Contrarian money manager Steven Leuthold investing in businesses that many investors consider to be toxic, including uranium mining and Chinese water and pharmaceutical companies. He’ll explain his unusual choices.
CONSUELO MACK: This week on WealthTrack, contrarian money manager Steve Leuthold invests in businesses many investors consider to be toxic including uranium mining and Chinese water and pharmaceutical companies. Great investor Steve Leuthold explains his unusual choices next on Consuelo Mack WealthTrack.
Hello and welcome to this edition of WealthTrack, I’m Consuelo Mack. Look at just about any market’s performance anywhere around the world since the financial crisis and the U.S. market will come out near or at the top. It’s been a great time to be invested in America. Where would you prefer not to have been over the last five years? One place is China, which as you can see from this chart comparing the Shanghai Composite Index with the S&P 500 has vastly underperformed the U.S. market. If you take it down a level to industry sectors of the market, one area you would not have touched with a ten foot pole is uranium. Stocks of uranium companies as measured by the Global X Uranium ETF have plummeted since the ETF’s launch in late 2010. Why on Earth would I choose to highlight China and uranium? Because those are two of the major areas where this week’s guest is investing.
There is a reason he has been called a contrarian’s contrarian. He is Steven Leuthold and he comes by his independent streak naturally. He hails from Minnesota, what he refers to as the North Country. Indeed for three plus decades he published his monthly “View from the North Country” report for institutional clients.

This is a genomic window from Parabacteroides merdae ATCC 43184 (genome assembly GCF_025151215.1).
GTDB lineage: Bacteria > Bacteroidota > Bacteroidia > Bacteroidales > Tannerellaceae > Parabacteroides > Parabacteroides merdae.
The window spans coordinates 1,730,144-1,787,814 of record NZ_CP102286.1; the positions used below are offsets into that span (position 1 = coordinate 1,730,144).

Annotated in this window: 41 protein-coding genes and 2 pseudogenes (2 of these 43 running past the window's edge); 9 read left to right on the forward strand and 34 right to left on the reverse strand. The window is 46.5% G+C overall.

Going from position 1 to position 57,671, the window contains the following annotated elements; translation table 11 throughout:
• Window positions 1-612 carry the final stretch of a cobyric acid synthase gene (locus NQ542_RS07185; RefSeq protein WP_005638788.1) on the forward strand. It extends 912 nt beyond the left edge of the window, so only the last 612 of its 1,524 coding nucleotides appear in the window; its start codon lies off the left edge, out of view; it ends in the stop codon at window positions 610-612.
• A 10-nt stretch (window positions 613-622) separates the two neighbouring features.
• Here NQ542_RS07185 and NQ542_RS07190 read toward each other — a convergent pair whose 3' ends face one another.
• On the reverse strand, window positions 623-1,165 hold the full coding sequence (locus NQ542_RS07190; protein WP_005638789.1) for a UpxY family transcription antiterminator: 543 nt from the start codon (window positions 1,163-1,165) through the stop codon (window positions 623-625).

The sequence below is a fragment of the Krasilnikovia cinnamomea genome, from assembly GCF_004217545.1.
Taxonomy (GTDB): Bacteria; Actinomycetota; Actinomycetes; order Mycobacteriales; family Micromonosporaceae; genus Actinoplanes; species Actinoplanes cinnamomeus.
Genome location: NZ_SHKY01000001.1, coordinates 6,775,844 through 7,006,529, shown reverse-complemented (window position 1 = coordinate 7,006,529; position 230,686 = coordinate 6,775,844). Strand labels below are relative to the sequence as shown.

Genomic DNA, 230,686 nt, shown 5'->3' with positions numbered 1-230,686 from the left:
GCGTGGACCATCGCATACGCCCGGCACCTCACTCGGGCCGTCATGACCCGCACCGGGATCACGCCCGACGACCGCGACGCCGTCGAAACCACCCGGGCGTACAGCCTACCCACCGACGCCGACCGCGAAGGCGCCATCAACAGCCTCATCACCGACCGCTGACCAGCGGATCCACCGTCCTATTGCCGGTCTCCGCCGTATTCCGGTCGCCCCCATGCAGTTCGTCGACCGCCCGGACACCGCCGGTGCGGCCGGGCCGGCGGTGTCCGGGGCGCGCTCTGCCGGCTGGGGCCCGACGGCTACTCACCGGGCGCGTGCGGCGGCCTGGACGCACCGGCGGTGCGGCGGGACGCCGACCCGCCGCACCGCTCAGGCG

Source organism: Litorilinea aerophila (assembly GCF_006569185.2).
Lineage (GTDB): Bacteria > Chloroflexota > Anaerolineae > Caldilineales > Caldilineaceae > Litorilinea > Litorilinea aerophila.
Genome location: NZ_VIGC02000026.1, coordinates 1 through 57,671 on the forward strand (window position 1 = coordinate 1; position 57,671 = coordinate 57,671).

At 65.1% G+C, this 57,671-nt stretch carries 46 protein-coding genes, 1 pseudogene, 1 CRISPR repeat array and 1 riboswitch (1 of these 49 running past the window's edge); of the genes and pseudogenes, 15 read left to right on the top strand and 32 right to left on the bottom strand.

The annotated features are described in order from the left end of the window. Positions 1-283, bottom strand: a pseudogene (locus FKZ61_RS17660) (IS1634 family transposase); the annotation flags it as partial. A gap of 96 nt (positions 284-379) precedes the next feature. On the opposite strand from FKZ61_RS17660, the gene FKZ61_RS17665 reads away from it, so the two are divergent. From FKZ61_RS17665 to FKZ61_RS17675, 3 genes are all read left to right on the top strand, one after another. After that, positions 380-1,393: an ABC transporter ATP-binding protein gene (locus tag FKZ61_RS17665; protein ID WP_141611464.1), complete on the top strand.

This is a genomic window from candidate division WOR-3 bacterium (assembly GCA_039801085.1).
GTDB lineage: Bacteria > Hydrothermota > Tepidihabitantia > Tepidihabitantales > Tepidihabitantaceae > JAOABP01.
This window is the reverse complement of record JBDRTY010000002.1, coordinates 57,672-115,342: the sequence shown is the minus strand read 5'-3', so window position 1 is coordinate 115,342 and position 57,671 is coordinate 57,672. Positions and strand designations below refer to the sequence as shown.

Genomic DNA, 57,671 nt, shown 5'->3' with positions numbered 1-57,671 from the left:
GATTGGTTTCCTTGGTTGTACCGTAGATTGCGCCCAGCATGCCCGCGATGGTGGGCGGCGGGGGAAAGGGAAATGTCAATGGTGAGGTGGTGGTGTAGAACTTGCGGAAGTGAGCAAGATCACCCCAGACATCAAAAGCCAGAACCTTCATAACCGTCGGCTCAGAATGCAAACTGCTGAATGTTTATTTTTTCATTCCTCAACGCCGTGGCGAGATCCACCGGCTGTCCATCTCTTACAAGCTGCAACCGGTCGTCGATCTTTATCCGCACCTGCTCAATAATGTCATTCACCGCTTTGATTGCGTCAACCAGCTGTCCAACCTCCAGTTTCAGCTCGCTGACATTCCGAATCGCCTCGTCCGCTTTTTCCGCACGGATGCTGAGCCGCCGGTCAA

He also founded and ran a leading independent institutional research firm, The Leuthold Group which was known for its quantitative, research and asset allocation. He started an investment management arm there creating seven mutual funds under the Leuthold name and overseeing $5 billion in assets under management at its peak. Then a couple of years ago he decided to call it quits from the tightly regulated mutual fund business, although he remains a major shareholder at his old firm. He also wanted to escape from the pressures of managing billions and his grueling publishing deadlines. Last year he launched Leuthold Strategies, a small private investment partnership geared to high net worth individuals and requiring a minimum investment of $500,000. With a little under 100 million under management now Leuthold plans to cap it at half a billion.
Although most of us can’t invest with him, Leuthold is still worth listening to. I asked him what he is doing differently at Leuthold Strategies.
STEVE LEUTHOLD: We look at things differently. We look at investing in themes, and many of those themes are contrary to the consensus, and if you had to run them through a committee, you’d get 10 no’s and one yes, and the yes would be mine, and so I developed the themes. To give you an example of this, for instance a lot of people look at the new high list, and they want to get the stocks that have the best momentum. Well, when we’re initiating a position, we look at the industry new low list, and then we search in those types of industries for some reason that could turn them around and make them look better. I mean, the airlines were a perfect example two and a half years ago, and then when it comes to time to sell them, well, we also look for a bottoming from a technical standpoint, too, but then when they move ahead then we become momentum investors, and we stay with them as long as they keep going up, because our goal now as we’re running it for individuals is to make sure and try to get long-term capital gains on everything we do. It’s not just the performance numbers.